Toward a mechanistic understanding of how natural bacterial communities respond to changes in temperature in aquatic ecosystems

Edward K. Hall, Claudia Neuhauser, James B Cotner

Research output: Contribution to journalArticlepeer-review

74 Scopus citations

Abstract

We examine how heterotrophic bacterioplankton communities respond to temperature by mathematically defining two thermally adapted species and showing how changes in environmental temperature affect competitive outcome in a two-resource environment. We did this by adding temperature dependence to both the respiration and uptake terms of a two species, two-resource model rooted in Droop kinetics. We used published literature values and results of our own work with experimental microcosms to parameterize the model and to quantitatively and qualitatively define relationships between temperature and bacterioplankton physiology. Using a graphical resource competition framework, we show how physiological adaptation to temperature can allow organisms to be more, or less, competitive for limiting resources across a thermal gradient (2-34°C). Our results suggest that the effect of temperature on bacterial community composition, and therefore bacterially mediated biogeochemical processes, depends on the available resource pool in a given system. In addition, our results suggest that the often unclear relationship between temperature and bacterial metabolism, as reported in the literature, can be understood by allowing for changes in the relative contribution of thermally adapted populations to community metabolism.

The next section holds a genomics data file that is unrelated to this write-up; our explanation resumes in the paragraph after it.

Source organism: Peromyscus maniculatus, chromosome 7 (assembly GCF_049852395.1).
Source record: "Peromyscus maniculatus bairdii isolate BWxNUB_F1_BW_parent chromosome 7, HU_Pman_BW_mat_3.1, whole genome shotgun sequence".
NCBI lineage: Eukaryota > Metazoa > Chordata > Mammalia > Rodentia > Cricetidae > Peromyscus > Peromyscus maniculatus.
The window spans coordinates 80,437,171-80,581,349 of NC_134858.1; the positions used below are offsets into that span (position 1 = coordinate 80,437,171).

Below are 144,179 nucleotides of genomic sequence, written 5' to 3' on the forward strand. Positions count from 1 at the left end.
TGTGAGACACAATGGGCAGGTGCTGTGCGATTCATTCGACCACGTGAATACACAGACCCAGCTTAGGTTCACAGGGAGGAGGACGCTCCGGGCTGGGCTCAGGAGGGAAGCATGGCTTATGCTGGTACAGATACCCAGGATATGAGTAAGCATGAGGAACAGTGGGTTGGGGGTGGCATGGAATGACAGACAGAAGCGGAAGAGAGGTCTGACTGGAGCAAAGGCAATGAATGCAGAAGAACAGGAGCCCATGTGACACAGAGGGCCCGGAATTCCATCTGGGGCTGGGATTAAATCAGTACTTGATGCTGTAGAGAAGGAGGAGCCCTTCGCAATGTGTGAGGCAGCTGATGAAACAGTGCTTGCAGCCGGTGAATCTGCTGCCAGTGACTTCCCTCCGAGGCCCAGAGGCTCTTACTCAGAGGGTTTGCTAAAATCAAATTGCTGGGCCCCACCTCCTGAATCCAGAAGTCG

Original languageEnglish (US)
Pages (from-to)471-481
Number of pages11
JournalISME Journal
Volume2
Issue number5
DOIs
StatePublished - May 2008

Keywords

  • Bacterioplankton
  • Community succession
  • Droop model
  • Resource competition
  • Temperature-resource interactions
  • Variable yield model

Fingerprint Dive into the research topics of 'Toward a mechanistic understanding of how natural bacterial communities respond to changes in temperature in aquatic ecosystems'. Together they form a unique fingerprint.

Cite this